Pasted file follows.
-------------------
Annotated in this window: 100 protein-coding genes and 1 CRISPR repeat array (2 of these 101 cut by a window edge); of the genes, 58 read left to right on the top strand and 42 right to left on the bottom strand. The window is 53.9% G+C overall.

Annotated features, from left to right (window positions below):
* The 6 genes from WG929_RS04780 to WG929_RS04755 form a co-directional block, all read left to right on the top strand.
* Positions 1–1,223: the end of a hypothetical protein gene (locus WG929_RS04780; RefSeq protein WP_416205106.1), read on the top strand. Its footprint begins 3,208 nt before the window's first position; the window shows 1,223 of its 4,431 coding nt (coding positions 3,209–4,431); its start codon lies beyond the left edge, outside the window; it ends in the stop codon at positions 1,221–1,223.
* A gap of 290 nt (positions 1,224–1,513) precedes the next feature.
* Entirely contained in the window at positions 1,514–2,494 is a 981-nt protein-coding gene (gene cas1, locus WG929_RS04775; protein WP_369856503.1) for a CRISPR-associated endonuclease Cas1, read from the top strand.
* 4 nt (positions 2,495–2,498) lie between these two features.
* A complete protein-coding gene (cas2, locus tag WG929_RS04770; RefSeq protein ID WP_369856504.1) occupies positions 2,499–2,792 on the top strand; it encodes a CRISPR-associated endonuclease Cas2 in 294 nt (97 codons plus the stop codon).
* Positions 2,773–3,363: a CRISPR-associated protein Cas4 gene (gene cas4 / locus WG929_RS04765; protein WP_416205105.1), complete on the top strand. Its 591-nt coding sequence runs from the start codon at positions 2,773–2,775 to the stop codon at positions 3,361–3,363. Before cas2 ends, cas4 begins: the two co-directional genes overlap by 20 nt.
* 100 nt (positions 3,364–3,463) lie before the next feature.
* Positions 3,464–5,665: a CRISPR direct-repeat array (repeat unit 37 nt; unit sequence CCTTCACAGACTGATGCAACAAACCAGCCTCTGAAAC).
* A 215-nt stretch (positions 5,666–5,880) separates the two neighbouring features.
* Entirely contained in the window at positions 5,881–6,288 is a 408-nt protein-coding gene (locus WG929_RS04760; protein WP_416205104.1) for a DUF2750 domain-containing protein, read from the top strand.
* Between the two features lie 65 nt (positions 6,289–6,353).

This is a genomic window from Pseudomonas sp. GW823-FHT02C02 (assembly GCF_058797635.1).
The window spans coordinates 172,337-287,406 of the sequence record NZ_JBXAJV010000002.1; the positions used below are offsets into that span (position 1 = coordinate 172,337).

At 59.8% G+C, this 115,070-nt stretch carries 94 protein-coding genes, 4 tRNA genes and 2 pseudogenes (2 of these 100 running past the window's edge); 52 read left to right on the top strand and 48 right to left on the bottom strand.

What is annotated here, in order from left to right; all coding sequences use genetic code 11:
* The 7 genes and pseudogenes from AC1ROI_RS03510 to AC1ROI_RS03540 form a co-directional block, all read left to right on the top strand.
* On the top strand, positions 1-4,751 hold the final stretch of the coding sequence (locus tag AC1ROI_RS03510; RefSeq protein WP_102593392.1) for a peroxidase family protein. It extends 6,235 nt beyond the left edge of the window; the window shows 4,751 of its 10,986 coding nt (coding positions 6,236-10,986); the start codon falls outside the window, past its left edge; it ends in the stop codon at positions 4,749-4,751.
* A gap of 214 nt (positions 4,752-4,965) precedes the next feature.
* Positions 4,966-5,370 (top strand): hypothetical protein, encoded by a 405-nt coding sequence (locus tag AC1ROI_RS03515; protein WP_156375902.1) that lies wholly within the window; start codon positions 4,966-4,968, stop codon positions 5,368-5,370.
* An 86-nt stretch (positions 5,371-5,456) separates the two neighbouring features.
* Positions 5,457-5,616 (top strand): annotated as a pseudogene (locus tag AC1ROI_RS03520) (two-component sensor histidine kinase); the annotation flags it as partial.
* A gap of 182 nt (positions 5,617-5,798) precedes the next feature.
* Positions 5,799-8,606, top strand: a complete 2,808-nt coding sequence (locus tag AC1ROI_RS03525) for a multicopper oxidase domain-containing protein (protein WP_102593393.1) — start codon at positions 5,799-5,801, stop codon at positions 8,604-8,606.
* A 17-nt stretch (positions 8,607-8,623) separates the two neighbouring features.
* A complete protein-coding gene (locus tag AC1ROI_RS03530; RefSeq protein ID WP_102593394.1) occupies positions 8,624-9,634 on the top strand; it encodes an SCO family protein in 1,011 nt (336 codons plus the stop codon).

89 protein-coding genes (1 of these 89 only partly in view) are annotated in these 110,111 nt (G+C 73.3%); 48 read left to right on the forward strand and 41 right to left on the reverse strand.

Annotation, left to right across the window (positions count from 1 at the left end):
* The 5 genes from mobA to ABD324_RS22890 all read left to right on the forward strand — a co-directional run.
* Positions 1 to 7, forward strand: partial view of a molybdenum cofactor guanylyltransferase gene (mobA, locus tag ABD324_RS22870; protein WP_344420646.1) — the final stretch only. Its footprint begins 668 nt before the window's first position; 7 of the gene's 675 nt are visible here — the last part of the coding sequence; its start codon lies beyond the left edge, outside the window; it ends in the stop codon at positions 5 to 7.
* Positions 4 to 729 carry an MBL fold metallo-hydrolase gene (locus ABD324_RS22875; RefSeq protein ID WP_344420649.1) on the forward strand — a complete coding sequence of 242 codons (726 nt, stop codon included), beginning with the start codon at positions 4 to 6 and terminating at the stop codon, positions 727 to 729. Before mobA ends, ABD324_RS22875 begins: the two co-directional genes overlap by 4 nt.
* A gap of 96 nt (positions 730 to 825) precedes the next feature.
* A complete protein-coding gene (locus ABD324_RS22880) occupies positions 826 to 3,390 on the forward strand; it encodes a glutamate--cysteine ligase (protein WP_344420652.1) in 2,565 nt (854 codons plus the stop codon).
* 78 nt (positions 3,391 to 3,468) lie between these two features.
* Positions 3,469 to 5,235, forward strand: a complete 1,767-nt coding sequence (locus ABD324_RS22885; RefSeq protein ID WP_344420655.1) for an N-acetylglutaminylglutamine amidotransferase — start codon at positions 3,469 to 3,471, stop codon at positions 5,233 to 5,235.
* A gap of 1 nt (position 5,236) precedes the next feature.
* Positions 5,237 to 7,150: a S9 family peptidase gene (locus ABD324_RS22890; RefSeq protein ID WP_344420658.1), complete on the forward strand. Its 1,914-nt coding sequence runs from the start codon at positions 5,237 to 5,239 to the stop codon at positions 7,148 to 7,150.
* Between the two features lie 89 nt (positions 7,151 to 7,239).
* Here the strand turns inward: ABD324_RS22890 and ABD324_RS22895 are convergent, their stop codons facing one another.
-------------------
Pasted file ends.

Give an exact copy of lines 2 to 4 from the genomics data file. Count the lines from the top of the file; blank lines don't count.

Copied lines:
Annotated features, from left to right (window positions below):
* The 6 genes from WG929_RS04780 to WG929_RS04755 form a co-directional block, all read left to right on the top strand.
* Positions 1–1,223: the end of a hypothetical protein gene (locus WG929_RS04780; RefSeq protein WP_416205106.1), read on the top strand. Its footprint begins 3,208 nt before the window's first position; the window shows 1,223 of its 4,431 coding nt (coding positions 3,209–4,431); its start codon lies beyond the left edge, outside the window; it ends in the stop codon at positions 1,221–1,223.